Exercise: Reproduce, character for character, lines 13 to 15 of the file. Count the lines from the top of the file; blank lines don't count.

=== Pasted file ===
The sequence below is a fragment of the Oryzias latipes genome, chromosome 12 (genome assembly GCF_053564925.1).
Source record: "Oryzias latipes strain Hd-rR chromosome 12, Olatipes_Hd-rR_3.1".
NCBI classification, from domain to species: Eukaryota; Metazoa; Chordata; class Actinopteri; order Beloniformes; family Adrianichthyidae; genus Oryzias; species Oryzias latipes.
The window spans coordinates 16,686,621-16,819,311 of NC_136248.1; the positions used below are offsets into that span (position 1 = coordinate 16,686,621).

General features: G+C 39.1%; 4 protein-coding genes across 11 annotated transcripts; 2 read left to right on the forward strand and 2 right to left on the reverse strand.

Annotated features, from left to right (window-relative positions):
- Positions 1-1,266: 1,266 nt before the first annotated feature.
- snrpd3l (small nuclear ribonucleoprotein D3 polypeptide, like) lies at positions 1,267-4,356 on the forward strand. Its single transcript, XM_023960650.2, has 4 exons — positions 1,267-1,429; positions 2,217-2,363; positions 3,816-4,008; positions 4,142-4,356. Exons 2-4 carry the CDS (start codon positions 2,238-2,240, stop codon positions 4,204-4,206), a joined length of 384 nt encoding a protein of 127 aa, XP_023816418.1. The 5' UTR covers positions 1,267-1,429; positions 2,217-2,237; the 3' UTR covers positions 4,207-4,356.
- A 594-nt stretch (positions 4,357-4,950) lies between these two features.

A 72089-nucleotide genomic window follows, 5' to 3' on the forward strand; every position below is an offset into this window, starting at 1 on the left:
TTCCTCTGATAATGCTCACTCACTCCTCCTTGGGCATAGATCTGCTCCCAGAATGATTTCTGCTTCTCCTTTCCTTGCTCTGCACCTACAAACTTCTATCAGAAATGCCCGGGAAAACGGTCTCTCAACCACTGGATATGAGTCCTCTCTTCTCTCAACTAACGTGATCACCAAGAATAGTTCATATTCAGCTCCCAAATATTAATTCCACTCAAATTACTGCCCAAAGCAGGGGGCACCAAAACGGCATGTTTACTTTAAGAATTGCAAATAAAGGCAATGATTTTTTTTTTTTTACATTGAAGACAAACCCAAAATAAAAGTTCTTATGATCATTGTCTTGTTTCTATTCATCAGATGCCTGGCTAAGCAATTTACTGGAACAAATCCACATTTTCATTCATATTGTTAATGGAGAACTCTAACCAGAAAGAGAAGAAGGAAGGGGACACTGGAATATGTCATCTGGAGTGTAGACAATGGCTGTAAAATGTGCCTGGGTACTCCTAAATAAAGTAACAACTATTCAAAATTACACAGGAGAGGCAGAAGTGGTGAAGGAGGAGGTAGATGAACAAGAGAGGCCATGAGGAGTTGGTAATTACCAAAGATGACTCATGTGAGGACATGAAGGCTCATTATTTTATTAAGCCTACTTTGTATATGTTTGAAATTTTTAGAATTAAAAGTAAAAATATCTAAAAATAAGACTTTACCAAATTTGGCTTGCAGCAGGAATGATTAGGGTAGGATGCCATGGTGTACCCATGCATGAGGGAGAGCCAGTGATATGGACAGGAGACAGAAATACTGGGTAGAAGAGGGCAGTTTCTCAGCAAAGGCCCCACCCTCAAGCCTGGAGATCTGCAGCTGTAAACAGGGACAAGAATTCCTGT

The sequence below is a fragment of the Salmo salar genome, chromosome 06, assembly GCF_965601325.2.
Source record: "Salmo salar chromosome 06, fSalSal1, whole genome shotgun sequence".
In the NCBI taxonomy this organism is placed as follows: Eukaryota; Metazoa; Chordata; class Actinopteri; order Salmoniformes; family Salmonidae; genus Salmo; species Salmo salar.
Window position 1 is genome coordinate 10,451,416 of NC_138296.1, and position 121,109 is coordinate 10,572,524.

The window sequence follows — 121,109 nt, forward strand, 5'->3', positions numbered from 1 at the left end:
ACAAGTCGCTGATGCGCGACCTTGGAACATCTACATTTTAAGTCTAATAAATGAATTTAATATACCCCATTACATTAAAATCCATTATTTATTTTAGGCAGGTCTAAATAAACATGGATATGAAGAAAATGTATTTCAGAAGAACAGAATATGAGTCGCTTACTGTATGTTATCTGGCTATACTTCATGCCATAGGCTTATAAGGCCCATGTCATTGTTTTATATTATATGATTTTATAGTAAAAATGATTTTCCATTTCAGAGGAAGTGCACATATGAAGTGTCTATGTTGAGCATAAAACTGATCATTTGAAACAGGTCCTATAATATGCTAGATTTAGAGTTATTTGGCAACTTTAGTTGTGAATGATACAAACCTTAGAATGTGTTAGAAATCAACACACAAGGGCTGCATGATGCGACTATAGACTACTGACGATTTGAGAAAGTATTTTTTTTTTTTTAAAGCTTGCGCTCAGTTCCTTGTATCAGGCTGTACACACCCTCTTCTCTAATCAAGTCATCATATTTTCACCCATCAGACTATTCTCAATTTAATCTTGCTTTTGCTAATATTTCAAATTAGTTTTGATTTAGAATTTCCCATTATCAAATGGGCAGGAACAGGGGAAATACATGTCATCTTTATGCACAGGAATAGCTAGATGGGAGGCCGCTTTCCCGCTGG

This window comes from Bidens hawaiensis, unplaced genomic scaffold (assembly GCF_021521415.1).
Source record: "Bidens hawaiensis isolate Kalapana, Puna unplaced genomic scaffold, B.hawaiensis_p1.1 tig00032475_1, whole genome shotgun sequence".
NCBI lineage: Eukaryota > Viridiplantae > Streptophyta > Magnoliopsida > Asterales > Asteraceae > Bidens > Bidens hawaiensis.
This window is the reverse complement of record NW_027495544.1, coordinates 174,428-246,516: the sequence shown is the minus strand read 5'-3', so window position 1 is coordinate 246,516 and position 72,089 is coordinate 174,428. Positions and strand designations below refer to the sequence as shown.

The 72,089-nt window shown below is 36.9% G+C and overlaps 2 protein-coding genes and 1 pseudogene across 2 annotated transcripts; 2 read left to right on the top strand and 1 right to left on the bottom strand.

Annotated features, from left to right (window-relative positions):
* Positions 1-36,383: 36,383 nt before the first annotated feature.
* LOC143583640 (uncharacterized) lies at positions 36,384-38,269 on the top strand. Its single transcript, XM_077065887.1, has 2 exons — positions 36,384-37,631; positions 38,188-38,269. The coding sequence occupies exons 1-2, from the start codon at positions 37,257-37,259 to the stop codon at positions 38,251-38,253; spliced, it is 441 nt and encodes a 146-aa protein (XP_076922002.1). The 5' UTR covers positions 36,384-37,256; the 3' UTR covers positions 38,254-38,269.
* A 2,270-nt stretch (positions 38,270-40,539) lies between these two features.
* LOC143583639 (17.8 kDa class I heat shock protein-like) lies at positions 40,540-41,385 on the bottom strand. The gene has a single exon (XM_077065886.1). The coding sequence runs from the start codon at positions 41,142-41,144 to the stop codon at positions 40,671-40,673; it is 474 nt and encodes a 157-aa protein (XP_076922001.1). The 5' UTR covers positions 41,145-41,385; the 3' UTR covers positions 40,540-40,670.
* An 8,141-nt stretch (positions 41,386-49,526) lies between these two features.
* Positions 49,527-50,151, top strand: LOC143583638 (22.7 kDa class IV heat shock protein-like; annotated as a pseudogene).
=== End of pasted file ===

Source record: "Salmo salar chromosome 06, fSalSal1, whole genome shotgun sequence".
In the NCBI taxonomy this organism is placed as follows: Eukaryota; Metazoa; Chordata; class Actinopteri; order Salmoniformes; family Salmonidae; genus Salmo; species Salmo salar.
Window position 1 is genome coordinate 10,451,416 of NC_138296.1, and position 121,109 is coordinate 10,572,524.